Researchers at Christiana Care Health System in Delaware say that a new clinical pathway for cancer patients is improving their quality of life, providing better health outcomes and lowering healthcare costs.
A clinical pathway is a tool for achieving high-quality, high-value care through standardization, ensuring that all patients who meet a given criteria receive consistent evidence-based care without unnecessary variation.
A study, published in the May 2019 issue of the Journal of Clinical Pathways, focuses on patients at Christiana Care’s Helen F. Graham Cancer Center & Research Institute. Called Supportive Care of Oncology Patients (SCOOP), the pathway launched in November 2016 and initially focused on patients with potentially curable thoracic, colorectal or head and neck cancers who were receiving combined chemotherapy and radiation through one of the Graham Cancer Center’s multidisciplinary clinics.
Due to the nature of their treatment, these patients are at higher risk for debilitating side effects that can send them to the emergency department, such as dehydration from nausea and vomiting, pain or psychosocial distress.
Pathway-driven improvements included introducing supportive and palliative care management early in the patient experience and adding in an electronic nurse navigation checklist to keep everyone on track. Screening with the supportive and palliative care service is mandatory during the multidisciplinary clinic visit, and, if indicated, urgent or timely consultation. A comprehensive nurse navigation electronic checklist sets mandatory tasks and milestones during treatment and follow-up as standard care.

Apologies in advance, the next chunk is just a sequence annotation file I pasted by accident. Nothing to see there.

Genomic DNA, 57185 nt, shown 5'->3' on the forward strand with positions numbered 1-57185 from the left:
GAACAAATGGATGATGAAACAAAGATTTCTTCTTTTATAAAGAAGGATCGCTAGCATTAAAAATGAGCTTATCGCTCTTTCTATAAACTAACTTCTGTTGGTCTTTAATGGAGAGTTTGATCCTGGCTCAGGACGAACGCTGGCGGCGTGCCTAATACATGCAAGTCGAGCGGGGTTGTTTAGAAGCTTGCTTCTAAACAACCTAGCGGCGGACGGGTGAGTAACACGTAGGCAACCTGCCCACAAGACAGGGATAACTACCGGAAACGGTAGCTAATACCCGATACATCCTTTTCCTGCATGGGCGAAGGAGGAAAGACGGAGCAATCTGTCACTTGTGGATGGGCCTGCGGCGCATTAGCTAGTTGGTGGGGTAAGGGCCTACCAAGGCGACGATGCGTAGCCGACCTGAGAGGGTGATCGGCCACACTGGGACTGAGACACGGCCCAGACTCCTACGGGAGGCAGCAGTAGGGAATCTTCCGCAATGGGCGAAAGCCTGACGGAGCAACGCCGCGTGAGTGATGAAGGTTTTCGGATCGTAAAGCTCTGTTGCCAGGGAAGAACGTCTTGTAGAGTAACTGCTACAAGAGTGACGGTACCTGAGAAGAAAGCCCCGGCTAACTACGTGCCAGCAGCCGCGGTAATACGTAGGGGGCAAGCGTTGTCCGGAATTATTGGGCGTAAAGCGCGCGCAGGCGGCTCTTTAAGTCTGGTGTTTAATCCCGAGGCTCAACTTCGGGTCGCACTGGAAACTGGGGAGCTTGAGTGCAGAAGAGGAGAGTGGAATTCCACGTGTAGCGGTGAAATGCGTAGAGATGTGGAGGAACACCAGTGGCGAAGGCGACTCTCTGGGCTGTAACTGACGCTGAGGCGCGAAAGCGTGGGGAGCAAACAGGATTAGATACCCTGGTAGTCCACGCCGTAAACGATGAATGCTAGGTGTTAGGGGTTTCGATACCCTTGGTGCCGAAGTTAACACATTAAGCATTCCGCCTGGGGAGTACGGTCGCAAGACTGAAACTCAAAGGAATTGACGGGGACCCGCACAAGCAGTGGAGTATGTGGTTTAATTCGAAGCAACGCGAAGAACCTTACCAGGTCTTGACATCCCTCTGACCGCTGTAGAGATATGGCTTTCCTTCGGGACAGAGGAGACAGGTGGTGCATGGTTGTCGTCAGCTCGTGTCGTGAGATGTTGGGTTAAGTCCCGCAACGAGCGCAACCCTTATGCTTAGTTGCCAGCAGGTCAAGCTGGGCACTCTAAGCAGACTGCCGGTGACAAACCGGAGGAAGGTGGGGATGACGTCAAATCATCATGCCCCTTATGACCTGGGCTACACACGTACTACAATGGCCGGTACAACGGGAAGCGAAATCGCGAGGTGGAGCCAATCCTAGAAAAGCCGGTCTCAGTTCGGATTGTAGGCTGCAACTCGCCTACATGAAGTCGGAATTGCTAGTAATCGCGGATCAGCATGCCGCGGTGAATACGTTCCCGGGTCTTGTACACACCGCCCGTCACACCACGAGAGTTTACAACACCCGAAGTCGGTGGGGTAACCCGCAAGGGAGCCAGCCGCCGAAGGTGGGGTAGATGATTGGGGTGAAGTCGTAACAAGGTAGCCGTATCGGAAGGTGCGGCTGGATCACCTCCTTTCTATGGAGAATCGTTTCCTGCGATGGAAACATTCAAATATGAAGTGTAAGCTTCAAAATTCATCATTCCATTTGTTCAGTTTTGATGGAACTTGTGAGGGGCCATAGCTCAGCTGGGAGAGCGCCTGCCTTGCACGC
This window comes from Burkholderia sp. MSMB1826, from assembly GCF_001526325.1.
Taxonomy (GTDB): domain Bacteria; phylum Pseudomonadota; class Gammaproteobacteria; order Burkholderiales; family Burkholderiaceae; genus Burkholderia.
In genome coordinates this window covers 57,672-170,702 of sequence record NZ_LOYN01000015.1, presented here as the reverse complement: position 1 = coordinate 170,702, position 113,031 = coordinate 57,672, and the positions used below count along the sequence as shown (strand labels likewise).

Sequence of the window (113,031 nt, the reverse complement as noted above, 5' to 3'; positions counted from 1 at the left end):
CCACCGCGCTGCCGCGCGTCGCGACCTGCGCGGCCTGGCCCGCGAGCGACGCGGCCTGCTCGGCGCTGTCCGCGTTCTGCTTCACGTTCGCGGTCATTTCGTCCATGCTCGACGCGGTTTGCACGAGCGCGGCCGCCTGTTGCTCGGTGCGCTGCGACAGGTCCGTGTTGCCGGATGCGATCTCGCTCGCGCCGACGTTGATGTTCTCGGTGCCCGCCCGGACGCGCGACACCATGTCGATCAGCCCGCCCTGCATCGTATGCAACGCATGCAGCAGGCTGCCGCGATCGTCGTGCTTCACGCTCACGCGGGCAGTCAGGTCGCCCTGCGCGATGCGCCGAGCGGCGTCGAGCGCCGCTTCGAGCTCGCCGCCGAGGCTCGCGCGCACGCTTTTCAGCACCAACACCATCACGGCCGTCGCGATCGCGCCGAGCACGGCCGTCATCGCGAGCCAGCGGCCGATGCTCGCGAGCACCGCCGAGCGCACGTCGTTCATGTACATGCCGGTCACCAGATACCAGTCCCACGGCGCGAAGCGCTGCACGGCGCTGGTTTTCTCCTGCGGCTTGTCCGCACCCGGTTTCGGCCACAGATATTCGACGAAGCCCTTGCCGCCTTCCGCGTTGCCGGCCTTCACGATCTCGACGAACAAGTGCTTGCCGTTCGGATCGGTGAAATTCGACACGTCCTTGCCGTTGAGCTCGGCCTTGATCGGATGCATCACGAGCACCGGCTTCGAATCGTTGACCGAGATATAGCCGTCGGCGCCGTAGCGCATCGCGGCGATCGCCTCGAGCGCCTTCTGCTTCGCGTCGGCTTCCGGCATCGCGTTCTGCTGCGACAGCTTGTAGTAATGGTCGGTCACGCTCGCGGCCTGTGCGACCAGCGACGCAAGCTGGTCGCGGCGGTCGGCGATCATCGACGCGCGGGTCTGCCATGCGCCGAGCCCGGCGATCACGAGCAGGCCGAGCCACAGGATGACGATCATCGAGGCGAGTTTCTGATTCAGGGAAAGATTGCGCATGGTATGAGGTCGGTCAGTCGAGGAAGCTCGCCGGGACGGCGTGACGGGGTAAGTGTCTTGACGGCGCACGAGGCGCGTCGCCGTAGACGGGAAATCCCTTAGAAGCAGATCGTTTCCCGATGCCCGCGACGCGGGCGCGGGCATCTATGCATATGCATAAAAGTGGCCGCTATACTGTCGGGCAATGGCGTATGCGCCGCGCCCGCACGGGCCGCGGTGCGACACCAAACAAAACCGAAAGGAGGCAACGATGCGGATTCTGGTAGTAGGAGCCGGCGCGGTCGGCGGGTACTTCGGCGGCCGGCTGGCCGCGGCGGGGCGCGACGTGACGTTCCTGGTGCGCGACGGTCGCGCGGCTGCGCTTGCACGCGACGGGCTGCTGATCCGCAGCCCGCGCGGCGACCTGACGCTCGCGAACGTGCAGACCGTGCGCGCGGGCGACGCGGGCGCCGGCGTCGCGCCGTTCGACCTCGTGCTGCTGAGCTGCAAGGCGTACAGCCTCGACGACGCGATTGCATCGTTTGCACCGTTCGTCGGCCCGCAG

For the first two years of the pathway, when compared to a control group of similar patients not on the pathway, SCOOP patients experienced fewer visits to the emergency department (34% vs. 54%), fewer hospital admissions (23% vs. 34%) and fewer readmissions (18% vs. 32%). Correspondingly, cost savings for pathway patients was estimated on average to be more than $1,500 per patient. The total cost savings for 207 SCOOP patients thru Oct. 31, 2018, was more than $319,000.
“The SCOOP protocol is a unique, early intervention tool shown to improve how we treat curative cancer patients effectively, safely and at lower cost,” said Nicholas J. Petrelli, M.D., Bank of America endowed medical director of the Helen F. Graham Cancer Center & Research Institute, in a prepared statement. “Our experience would indicate that any group of patients at high risk for emergency department visits and hospital admissions could potentially benefit from this kind of approach.”
“What we have learned is that enhancing supportive and palliative care for patients being treated curatively seems to work as well as for patients with advanced disease,” added Chris Koprowski, M.D., M.B.A., associate service line leader for cancer and director of quality and safety at the Graham Cancer Center, in a prepared statement. “As far as we could determine from our review of the literature, the full scope of this approach was never before applied to patients with potentially curable cancers.”
Recently, the pool of eligible patients expanded to include those with brain and hepatobiliary and pancreatic cancers. The team is looking to broaden participation further to more patients who might be at risk from a multitude of factors that could lead to increased emergency department visits and readmissions including socioeconomic or financial concerns.